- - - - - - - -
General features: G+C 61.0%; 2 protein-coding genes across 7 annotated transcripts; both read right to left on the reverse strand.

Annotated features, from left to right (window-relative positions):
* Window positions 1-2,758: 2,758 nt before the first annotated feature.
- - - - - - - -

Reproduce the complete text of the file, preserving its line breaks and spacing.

General features: G+C 61.0%; 2 protein-coding genes across 7 annotated transcripts; both read right to left on the reverse strand.

Annotated features, from left to right (window-relative positions):
* Window positions 1-2,758: 2,758 nt before the first annotated feature.